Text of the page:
|It's hard to say who were the first people to make maple syrup. There were
many tribes of Native Americans who
would claim to be the first to produce this
sweet treat from the Sugar Maple Tree. We do know, however, it must have been
one of the northeastern woodland tribes like the great Iroquois Nation once
living near the present state of New York or the Shawnee who roamed here in the
|To say these tribes actually produced maple syrup
would be incorrect. Actually, they made maple sugar because it was much easier
to carry in their pouches and bags. There is one story explaining the early way
maple sugaring was discovered and it pretty much sums up the way it
probably went down.
A young warrior and his wife had gone on an early spring hunting trip deep into the heart of what would later become Ohio woods. They had set up camp within a dense grove of American Beech and Sugar Maples and had just began to settle down for the night. Before going to bed, one of the last things the young warrior did was to strike his tomahawk into a tree next to their wigwam.
The next morning when the couple awoke, the warrior gathered up his hunting tools including his tomahawk from the tree. Then he set out for a day's worth of hunting. His wife, on the other hand, stayed behind at the camp to finish some of her own work along with preparing the evening meal of venison stew.
Since she had no metal cooking pots, the wife had to cook the meal by using an age-old technique. She pulled out a hollowed wooden trough called a mokuk, placed some deer meat and vegetables within and looked around for a suitable source of water to fill up her mokuk. In the dense, dark Ohio woodland, water could be tough to find.
While she gazed around, she could not find a stream or creek, but she noticed plenty of water leaking from the tomahawk wound in the tree. Having nothing else to mix with her meat and vegetables, she added the water trickling from the tree into her mokuk. Since the woman could not place the mokuk on the fire, she spent the better part of the day heating fist-size stones, picking them up with a forked stick and tossing them into her make-shift pot full of stew. The warrior's wife knew from experience that if she kept the rocks hot enough, the dirt and ashes would not stick to the rock and thus, ruin her stew.
By the time her husband arrived back for their evening meal, the woman felt she had done something incredibly wrong. The water in her stew was the brown color of tree bark! However, since it would take another few hours to cook a new meal, the couple decided to eat the vile-looking, brown stew the wife had made.
But much to their surprise and upon taking their first bite, the stew was not horrible at all. It was one of the sweetest tasting meals both had ever tasted! It did not take the warrior and his wife long to realize it was the sap from the maple tree creating the brown colored treat and although the tools of the trade have changed, the process of maple sugaring is still used today.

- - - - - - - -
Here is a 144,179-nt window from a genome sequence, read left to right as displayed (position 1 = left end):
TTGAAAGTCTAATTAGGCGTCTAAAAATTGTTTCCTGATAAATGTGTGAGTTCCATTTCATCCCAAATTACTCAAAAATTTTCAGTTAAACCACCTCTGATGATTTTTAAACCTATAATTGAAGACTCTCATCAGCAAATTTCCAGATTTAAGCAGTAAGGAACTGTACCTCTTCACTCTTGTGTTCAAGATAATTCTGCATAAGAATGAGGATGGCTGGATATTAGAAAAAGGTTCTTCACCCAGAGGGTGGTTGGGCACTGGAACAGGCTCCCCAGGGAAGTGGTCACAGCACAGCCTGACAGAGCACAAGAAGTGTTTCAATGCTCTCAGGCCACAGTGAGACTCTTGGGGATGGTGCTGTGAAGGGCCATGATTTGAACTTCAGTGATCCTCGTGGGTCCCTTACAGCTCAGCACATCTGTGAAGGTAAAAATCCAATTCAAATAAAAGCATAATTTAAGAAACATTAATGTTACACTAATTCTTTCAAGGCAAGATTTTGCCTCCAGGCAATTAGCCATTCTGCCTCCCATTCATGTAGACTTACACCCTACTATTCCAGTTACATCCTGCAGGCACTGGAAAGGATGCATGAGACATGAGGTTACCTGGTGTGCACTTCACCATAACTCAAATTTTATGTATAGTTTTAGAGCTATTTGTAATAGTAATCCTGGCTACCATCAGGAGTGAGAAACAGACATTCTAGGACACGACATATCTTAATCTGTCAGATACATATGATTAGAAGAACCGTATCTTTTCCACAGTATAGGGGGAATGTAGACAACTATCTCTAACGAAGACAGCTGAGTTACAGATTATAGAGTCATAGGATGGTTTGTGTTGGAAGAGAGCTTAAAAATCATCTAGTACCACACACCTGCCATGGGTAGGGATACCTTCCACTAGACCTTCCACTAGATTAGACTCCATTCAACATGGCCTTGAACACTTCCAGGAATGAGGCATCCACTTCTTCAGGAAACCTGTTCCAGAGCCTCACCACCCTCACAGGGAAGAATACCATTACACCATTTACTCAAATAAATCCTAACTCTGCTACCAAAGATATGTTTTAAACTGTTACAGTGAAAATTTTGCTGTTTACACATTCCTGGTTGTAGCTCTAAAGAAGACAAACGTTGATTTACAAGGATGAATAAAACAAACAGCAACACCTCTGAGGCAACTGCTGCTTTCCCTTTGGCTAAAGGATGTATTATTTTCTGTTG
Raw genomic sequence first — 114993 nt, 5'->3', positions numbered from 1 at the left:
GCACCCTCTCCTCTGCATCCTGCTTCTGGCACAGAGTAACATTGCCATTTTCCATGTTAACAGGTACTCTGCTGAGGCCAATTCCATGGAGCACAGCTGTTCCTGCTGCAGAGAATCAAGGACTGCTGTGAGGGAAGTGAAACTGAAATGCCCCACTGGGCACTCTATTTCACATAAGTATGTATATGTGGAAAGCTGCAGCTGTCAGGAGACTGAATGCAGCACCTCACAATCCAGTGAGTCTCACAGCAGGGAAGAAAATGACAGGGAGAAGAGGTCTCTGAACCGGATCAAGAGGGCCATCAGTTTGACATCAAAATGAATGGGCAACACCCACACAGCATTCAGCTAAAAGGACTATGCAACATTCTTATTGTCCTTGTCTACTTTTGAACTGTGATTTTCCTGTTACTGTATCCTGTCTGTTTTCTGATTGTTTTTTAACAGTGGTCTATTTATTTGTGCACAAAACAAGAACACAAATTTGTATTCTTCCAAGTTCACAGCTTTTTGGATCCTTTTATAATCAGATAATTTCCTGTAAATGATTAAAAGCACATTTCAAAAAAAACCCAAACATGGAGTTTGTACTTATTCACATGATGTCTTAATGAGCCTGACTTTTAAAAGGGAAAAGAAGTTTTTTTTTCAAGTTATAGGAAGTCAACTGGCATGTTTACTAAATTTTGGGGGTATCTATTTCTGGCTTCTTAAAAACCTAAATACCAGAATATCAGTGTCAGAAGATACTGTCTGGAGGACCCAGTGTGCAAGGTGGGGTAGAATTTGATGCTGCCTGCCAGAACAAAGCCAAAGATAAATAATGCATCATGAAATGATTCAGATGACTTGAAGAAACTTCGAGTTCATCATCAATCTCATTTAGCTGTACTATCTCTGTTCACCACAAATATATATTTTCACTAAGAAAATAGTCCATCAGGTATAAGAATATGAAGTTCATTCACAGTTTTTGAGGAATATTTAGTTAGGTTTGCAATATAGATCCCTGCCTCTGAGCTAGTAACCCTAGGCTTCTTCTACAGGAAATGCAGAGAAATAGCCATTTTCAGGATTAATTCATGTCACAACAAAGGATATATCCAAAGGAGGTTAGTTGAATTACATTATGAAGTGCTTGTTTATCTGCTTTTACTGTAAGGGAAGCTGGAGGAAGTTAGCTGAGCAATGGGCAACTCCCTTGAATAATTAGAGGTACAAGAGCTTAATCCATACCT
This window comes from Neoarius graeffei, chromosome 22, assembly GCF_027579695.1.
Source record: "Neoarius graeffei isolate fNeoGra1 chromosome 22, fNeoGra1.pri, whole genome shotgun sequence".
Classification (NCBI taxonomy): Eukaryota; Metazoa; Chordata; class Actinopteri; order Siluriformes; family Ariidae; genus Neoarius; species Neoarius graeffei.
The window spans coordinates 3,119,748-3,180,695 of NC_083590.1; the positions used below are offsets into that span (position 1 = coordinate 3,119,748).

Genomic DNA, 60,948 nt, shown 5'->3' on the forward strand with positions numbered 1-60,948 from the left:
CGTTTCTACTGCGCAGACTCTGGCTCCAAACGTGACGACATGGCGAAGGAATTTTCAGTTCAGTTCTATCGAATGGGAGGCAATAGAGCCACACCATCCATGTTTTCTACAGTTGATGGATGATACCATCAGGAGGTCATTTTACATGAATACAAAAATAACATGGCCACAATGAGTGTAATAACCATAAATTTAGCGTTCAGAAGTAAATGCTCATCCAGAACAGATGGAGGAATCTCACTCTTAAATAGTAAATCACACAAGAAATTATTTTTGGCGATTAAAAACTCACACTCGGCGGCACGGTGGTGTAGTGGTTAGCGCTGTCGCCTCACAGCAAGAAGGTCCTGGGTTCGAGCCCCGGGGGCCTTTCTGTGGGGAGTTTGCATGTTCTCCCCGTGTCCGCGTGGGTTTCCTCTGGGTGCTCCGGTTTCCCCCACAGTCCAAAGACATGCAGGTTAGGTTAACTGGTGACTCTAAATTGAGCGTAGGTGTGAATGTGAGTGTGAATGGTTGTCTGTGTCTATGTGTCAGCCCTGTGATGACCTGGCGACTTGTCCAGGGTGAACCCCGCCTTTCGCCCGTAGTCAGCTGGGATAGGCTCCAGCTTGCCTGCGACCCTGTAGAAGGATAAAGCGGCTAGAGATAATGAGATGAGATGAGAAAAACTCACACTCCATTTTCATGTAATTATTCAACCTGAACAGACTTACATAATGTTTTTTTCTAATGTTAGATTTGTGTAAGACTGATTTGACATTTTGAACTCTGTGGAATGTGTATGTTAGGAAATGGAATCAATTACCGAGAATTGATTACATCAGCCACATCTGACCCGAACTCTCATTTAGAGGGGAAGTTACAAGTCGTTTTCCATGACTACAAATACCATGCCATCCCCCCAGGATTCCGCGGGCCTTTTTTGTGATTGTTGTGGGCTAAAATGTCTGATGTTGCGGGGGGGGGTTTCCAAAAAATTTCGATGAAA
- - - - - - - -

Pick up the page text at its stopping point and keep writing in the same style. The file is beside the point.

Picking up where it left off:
And the Native Americans didn't keep this delicacy to themselves. It was shared with others. One quick taste and it didn't take long for the settlers to fall in love with maple sugar. The settlers were the first, however, to refine the process by using wooden spiles tapped into the trees. The settlers also utilized horse-drawn carts and wooden kegs to collect the sap. They then boiled watered-down sap in iron kettles to steam away the extra water, leaving only a thick, brown syrup.
Even with all these advancements, the settlers still stayed four to six weeks at their temporary sugar camps (called the sugar bush) producing their maple syrup. This early sweetener was so important, even George Washington had an extensive maple farm with over 3000 taps each! Thomas Jefferson once mentioned to the Continental Congress that the Colonies must stop relying on the over-taxed 'slave sugar' shipped in from the sugar cane fields and every American with a woodlot in their back yard could do their part by producing maple sugar.
Although the settlers were the first to fine-tune the art of syrup making, they still made large amounts of sugar and candy often served in tiny maple cones. The tools of the trade have been changed, altered and improved upon in the last couple hundred years. But the basic technique remains the same. The sap is taken from the tree, boiled to remove the excess water and then enjoyed by all who eat it.
A little bit about the Hocking Hills. .
Not far from Hocking Hills Maple Farm's little sugar shack, the gently rolling wooded hills give way to unusual sandstone recess caves, rugged cliff sides and dense pockets of hemlock forests. Cascading waterfalls spill over into the dark crevices and at night, the sky fills with an astronomical delight of brilliant starlight. If you like to hike, horseback ride, canoe or rock climb, it's a great place to visit. Cabins, cottages and inn rooms dot the countryside. There are antique shops, golf courses and outdoor dramas close by. On the second weekend of March, Hocking Hills State Park celebrates Maple Sugaring in the Hills. Celebrate the season with tours and samples at the park!
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